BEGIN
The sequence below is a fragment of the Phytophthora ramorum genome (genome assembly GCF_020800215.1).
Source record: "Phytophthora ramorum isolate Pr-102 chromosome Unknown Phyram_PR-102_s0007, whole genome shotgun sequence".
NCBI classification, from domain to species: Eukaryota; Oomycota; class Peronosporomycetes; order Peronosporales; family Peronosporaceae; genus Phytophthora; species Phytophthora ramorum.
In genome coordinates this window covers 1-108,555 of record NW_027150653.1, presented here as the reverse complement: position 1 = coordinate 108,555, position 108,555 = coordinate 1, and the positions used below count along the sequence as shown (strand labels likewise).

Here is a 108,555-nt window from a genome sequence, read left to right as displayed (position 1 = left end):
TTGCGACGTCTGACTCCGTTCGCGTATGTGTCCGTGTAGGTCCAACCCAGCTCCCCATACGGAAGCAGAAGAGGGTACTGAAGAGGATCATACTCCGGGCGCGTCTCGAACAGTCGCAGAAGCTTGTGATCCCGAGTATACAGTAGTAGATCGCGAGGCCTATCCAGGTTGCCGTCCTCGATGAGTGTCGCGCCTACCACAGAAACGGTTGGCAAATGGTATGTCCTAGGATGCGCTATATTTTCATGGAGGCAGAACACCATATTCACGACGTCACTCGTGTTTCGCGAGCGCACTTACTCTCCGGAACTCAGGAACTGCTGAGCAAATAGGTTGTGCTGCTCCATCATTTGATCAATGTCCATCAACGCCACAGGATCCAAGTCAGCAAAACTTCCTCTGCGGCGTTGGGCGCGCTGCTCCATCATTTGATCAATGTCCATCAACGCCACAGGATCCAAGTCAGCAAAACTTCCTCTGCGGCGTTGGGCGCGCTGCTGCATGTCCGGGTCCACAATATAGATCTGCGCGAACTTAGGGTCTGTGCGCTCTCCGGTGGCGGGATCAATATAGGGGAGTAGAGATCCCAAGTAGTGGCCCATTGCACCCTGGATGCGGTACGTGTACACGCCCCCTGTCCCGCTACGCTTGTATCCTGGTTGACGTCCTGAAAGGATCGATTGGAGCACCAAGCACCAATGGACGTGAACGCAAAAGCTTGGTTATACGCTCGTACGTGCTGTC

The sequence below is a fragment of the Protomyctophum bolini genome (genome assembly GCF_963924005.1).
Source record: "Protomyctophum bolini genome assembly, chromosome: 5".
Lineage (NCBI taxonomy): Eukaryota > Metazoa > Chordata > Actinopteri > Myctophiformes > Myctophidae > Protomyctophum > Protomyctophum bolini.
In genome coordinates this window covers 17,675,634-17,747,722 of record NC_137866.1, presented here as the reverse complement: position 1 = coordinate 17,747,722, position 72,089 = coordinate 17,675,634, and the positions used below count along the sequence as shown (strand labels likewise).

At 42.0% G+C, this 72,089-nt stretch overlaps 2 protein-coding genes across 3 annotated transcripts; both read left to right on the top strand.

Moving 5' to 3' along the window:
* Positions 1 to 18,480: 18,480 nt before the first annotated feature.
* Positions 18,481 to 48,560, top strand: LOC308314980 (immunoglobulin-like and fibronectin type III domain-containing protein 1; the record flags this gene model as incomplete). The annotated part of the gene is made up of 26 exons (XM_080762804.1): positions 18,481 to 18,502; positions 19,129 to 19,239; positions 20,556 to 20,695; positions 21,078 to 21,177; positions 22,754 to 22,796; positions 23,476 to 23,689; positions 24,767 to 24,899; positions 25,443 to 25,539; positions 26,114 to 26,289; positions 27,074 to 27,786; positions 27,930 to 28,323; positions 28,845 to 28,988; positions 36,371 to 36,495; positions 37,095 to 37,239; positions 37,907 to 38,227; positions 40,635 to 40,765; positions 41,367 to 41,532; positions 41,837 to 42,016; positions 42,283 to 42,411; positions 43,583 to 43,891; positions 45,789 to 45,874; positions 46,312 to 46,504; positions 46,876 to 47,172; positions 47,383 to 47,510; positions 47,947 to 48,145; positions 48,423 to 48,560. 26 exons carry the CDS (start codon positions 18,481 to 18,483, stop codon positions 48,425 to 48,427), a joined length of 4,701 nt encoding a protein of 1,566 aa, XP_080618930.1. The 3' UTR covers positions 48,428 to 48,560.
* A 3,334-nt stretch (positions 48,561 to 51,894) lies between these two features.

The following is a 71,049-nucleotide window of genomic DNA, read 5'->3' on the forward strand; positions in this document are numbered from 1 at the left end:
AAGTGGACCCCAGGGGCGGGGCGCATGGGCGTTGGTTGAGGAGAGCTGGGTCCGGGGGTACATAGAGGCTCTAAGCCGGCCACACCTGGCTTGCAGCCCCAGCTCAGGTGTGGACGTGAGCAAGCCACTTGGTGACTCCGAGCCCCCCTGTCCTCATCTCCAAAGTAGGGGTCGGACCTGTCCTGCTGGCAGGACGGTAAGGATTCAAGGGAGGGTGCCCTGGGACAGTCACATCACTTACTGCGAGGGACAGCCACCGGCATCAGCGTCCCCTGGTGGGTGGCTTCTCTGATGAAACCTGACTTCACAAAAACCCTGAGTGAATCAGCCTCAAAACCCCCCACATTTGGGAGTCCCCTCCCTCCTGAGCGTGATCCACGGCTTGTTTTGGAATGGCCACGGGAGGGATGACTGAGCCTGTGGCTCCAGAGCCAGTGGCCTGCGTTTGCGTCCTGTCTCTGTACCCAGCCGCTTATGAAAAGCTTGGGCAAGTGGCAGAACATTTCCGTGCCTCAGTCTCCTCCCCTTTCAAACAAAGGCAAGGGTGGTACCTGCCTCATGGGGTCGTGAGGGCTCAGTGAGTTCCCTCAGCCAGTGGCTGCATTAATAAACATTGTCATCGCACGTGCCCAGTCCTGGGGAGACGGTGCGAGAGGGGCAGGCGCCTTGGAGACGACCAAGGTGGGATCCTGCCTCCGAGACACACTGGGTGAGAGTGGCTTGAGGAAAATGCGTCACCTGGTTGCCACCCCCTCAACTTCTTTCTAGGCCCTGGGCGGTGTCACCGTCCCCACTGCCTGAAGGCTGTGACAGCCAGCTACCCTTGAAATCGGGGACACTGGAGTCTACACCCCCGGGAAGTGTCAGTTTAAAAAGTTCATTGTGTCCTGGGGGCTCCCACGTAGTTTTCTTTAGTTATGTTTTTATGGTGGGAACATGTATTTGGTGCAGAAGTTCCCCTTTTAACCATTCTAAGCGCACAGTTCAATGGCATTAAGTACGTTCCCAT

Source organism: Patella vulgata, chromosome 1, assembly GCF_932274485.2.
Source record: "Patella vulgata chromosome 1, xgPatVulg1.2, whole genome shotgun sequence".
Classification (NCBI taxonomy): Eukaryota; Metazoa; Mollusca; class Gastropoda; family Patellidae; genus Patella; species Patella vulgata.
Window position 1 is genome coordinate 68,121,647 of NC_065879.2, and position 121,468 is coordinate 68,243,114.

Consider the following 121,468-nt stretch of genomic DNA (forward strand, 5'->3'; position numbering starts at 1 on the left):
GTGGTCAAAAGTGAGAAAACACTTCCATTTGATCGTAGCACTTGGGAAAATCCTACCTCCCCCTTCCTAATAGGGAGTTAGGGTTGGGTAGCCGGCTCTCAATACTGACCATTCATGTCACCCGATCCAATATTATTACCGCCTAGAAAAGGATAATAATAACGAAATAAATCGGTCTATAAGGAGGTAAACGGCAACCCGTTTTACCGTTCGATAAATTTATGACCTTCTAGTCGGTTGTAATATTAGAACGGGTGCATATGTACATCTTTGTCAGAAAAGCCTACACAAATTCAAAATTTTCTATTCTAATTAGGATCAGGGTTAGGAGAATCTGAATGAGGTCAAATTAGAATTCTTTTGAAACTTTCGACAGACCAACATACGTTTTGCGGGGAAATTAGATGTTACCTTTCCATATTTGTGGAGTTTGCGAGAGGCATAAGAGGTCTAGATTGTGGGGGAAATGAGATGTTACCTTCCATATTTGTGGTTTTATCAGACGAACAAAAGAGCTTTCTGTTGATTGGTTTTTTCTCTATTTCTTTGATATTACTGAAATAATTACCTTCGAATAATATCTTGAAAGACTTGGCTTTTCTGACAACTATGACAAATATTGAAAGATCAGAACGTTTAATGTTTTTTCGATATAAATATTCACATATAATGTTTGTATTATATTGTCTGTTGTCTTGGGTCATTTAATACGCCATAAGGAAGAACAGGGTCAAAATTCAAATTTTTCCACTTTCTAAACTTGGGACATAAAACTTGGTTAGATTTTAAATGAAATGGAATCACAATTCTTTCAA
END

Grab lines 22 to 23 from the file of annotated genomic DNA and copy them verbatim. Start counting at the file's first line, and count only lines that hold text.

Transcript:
Consider the following 121,468-nt stretch of genomic DNA (forward strand, 5'->3'; position numbering starts at 1 on the left):
GTGGTCAAAAGTGAGAAAACACTTCCATTTGATCGTAGCACTTGGGAAAATCCTACCTCCCCCTTCCTAATAGGGAGTTAGGGTTGGGTAGCCGGCTCTCAATACTGACCATTCATGTCACCCGATCCAATATTATTACCGCCTAGAAAAGGATAATAATAACGAAATAAATCGGTCTATAAGGAGGTAAACGGCAACCCGTTTTACCGTTCGATAAATTTATGACCTTCTAGTCGGTTGTAATATTAGAACGGGTGCATATGTACATCTTTGTCAGAAAAGCCTACACAAATTCAAAATTTTCTATTCTAATTAGGATCAGGGTTAGGAGAATCTGAATGAGGTCAAATTAGAATTCTTTTGAAACTTTCGACAGACCAACATACGTTTTGCGGGGAAATTAGATGTTACCTTTCCATATTTGTGGAGTTTGCGAGAGGCATAAGAGGTCTAGATTGTGGGGGAAATGAGATGTTACCTTCCATATTTGTGGTTTTATCAGACGAACAAAAGAGCTTTCTGTTGATTGGTTTTTTCTCTATTTCTTTGATATTACTGAAATAATTACCTTCGAATAATATCTTGAAAGACTTGGCTTTTCTGACAACTATGACAAATATTGAAAGATCAGAACGTTTAATGTTTTTTCGATATAAATATTCACATATAATGTTTGTATTATATTGTCTGTTGTCTTGGGTCATTTAATACGCCATAAGGAAGAACAGGGTCAAAATTCAAATTTTTCCACTTTCTAAACTTGGGACATAAAACTTGGTTAGATTTTAAATGAAATGGAATCACAATTCTTTCAA